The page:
Thorium is a chemical element with symbol Th and atomic number 90. A
reactive actinide metal, its chemistry is dominated by the +4 oxidation
state; it is silvery and tarnishes black in air, forming the dioxide. It
is malleable and moderately hard, with a high melting point. Its most
stable isotope, 232Th, is weakly radioactive with a half-life of
14.05 billion years, roughly the age of the universe: it decays very
slowly to stable lead. Thorium and uranium are the only two
significantly radioactive primordial elements. Thorium is chiefly
refined from monazite sands as a byproduct of extracting rare earth
metals. It was discovered in 1829 by the Norwegian mineralogist Morten
Thrane Esmark and identified by the Swedish chemist Jöns Jacob
Berzelius, who named it after Thor, the Norse god of thunder.
Applications were found for the element in the 19th century, but after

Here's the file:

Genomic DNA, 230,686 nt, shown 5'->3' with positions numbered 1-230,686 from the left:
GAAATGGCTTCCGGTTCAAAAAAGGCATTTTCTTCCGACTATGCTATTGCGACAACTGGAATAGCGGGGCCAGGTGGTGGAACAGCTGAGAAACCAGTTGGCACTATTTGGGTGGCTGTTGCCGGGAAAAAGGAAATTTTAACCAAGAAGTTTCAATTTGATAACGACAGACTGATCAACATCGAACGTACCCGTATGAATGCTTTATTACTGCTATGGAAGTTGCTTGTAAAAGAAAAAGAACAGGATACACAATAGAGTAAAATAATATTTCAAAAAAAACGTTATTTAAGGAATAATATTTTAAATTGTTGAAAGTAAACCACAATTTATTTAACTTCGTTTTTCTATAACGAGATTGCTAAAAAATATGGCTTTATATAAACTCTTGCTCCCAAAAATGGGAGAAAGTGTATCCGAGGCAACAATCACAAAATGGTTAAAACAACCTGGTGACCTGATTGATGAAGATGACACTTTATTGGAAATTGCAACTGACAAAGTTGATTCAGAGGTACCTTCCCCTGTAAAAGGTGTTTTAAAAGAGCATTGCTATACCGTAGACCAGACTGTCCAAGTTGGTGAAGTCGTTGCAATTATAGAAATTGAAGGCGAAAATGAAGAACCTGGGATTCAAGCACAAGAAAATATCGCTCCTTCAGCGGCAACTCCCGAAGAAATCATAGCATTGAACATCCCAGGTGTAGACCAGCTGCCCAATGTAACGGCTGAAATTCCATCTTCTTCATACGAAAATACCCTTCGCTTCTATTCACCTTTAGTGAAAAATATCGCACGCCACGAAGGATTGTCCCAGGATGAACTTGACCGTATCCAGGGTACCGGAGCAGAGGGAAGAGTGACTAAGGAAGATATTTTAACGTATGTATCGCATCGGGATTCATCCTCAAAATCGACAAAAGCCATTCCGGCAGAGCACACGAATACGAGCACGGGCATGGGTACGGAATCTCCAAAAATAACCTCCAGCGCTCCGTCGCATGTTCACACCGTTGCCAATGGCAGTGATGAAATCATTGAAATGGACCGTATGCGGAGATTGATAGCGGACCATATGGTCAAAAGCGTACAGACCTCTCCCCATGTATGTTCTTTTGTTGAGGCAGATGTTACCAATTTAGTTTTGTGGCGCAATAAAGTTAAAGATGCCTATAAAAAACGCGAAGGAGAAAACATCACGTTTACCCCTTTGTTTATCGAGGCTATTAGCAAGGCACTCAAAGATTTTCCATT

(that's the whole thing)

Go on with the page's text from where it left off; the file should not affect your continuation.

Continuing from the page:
its radioactivity was discovered in the early 20th century, its use
significantly declined. Thorium has been suggested as a replacement for
uranium in nuclear reactors.
Today’s selected anniversaries:
Roman emperor Julian and his army set out from Antioch to attack
the Sassanian Empire.
The First Anglo-Burmese War, the longest and most expensive war
in British Indian history, began.
The Gloster Meteor, the first operational jet fighter for the
Allied Powers, made its maiden flight.
Country music stars Patsy Cline, Cowboy Copas, and Hawkshaw
Hawkins were killed when their Piper PA-24 Comanche crashed shortly
after takeoff in Camden, Tennessee, U.S.
The ZX81, a pioneering British home computer, was launched by
Sinclair Research and went on to sell over 1.5 million units around the
Wiktionary’s word of the day:
1. (obsolete) Doomed; lost.
2. (archaic) Abandoned, forlorn, lonely.
Wikiquote quote of the day:
War unleashes — at the same time as the reactionary forces of
the capitalist world — the generating forces of social revolution
which ferment in its depths.
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